I fear that my criticism is only going to add another almost inaudible note to a screaming political debate. I should probably go back and address this specifically as a movie, rather than a polemic from an ideologue who I suspect would have nothing but contempt for my world view. Thing is, there isn't enough to it to build a critique. Rather than attempting any sort of adaptation, the filmmakers have undertaken a direct translation of the book to the extent that, despite being set in the future, almost every aspect of the production is drawn from the late '50s, including the costuming, set design, overwrought music, thoughtless visual style and editing, grandstanding dialog and McCarthyesque sensibility. 103m. Rated PG-13 for some sexuality. At the Broadway.
FAST FIVE. I can't begin to express the sublime, unmitigated relief of seeing a straight-up summer blockbuster done right after having the weight of Atlas Shrugged crush my spirit for two hours. I've been a fan of the Fast franchise since the first one. I felt then, as I do now, that this is what a B movie can/should be. Granted, the sequels have gotten progressively bigger, and the possibility of taking themselves too seriously looms large. But since Justin Lin took over directing duties for the third installment (Tokyo Drift), he's managed to sidestep that hazard. He's also consistently raised the bar on the visual style and action sequences.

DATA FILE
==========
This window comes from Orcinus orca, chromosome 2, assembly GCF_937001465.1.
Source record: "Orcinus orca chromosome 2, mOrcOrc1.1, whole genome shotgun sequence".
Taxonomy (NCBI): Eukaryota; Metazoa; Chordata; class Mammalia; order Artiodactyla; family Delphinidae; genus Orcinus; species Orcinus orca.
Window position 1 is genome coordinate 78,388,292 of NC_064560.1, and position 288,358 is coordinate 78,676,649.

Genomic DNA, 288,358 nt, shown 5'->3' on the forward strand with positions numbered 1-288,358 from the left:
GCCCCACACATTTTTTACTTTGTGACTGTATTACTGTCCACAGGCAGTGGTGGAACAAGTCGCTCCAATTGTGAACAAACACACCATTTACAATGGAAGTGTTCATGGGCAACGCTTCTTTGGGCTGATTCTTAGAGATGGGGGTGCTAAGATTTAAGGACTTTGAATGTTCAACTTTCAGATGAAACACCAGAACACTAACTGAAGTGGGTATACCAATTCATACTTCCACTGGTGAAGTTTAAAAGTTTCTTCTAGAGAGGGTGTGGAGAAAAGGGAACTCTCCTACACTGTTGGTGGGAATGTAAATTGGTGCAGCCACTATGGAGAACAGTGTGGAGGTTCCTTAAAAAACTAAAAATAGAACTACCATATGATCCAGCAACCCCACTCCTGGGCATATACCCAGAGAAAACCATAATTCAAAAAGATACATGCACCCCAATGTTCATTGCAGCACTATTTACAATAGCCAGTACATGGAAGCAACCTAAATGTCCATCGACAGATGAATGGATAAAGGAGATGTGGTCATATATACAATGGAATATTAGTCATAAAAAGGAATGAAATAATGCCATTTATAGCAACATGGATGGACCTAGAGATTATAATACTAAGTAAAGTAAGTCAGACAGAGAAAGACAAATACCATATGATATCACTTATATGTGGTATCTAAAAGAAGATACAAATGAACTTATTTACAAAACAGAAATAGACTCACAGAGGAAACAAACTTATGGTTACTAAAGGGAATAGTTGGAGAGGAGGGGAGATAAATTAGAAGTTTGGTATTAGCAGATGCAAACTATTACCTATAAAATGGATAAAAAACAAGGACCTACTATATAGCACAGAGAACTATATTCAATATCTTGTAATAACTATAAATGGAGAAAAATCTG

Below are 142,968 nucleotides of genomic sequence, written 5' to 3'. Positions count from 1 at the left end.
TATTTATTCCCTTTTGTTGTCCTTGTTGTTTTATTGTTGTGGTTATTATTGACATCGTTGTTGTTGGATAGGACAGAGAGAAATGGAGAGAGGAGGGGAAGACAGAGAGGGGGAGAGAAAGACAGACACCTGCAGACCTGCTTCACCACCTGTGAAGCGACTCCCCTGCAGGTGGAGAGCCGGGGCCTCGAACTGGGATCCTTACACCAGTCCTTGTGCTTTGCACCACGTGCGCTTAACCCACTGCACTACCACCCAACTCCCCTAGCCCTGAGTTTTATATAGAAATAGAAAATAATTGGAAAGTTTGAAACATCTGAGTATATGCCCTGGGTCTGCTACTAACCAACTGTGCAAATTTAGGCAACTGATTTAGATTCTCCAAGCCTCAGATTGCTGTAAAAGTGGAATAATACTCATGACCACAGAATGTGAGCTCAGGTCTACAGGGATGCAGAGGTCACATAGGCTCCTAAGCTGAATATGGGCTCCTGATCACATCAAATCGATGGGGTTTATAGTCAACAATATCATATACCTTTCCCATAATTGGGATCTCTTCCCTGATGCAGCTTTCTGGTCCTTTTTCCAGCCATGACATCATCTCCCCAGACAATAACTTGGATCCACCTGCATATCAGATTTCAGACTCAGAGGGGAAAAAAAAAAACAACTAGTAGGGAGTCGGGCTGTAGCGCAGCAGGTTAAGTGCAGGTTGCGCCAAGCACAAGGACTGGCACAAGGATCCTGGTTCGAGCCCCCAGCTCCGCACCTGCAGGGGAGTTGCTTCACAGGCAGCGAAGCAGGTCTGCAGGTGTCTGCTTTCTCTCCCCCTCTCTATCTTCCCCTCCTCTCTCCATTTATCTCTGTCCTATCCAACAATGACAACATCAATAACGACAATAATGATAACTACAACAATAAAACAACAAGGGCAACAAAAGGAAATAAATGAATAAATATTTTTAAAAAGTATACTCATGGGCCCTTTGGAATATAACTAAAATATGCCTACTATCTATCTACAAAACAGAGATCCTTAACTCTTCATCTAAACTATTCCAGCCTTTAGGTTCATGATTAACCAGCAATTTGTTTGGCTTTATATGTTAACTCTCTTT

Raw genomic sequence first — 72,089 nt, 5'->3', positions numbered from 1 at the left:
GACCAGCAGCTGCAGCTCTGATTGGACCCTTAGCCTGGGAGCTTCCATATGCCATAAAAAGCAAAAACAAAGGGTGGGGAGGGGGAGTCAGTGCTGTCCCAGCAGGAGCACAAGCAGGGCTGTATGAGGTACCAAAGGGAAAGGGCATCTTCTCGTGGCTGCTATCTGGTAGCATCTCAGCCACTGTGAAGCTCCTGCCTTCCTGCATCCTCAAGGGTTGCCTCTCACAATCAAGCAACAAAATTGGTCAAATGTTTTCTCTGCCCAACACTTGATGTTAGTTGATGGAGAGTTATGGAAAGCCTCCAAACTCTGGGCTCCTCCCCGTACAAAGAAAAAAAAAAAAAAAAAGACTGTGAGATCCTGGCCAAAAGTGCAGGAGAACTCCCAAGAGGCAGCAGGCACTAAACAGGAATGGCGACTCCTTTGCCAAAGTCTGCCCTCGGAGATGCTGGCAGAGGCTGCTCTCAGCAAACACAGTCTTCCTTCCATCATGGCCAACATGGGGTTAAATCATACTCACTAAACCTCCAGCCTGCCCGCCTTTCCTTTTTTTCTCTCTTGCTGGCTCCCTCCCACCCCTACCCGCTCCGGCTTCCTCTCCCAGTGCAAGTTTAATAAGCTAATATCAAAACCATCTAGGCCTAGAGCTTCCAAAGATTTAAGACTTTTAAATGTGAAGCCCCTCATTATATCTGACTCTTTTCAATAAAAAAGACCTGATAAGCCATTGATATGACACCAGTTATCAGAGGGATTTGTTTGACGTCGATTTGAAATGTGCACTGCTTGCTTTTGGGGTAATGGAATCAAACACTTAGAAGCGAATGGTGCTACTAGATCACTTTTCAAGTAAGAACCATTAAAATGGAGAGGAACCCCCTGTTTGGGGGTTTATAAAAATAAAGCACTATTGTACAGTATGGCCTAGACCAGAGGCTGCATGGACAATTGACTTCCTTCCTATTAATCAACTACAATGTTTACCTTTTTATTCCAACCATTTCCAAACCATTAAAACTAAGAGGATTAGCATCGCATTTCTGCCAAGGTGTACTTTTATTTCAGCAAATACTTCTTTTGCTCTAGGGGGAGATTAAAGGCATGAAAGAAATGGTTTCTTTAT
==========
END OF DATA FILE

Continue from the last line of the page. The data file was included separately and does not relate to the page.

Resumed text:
One of the most entertaining aspects of Fast Five is that most of our favorite characters from the previous four installments are back, tearing it up on the streets of Rio and cracking wise. If you like movies about pretty people and fast cars, crammed with well-executed action sequences and exotic locations, you'll dig this. If none of those things appeal to you, well, you might prefer *Atlas Shrugged*. Then again, maybe not. 130m. Rated PG-13 for intense sequences of violence and action, sexual content and language. At the Broadway, Mill Creek, the Fortuna and the Minor.
-- John J Bennett
THOR. High-end 3-D superhero actioner based on the Marvel comic, directed by Kenneth Branagh. Norse God of Thunder Thor (Chris Hemsworth), exiled to Earth by pop Odin (Anthony Hopkins), meets scientist/love interest Jane (Natalie Portman). Meanwhile, trouble brewing in Asgard involving Thor's brother Loki (Tom Hiddleston) escalates when Loki follows Thor to Earth. 130m. Rated PG-13 for sequences of intense sci-fi action and violence. Opening in 3-D at the Broadway and the Fortuna, in 2-D at Mill Creek and the Minor.
SOMETHING BORROWED. Rom-com based on Emily Giffin's bestseller stars Ginnifer Goodwin (Big Love) as successful lawyer and single gal Rachel, who's been in love with Dex (Colin Egglesfield) since law school. Trouble is, her self-centered best friend Darcy (Kate Hudson) is engaged to the dude. It's complicated. 103m. Rated PG-13 for sexual content including dialogue, and some drug material. Opening at the Broadway, Mill Creek and the Fortuna.
JUMPING THE BROOM. Romantic comedy about a couple, Sabrina (Paula Patton) and Jason (Laz Alonso), who meet, fall in love and are to be married. A culture clash ensues when Jason's uptown family, led by matriarch Mrs. Taylor (Loretta Devine) get together for the wedding at the Martha's Vineyard home of Sabrina's downtown mom (Angela Bassett). 101m. Rated PG-13 for some sexual content and language. Opening at the Broadway.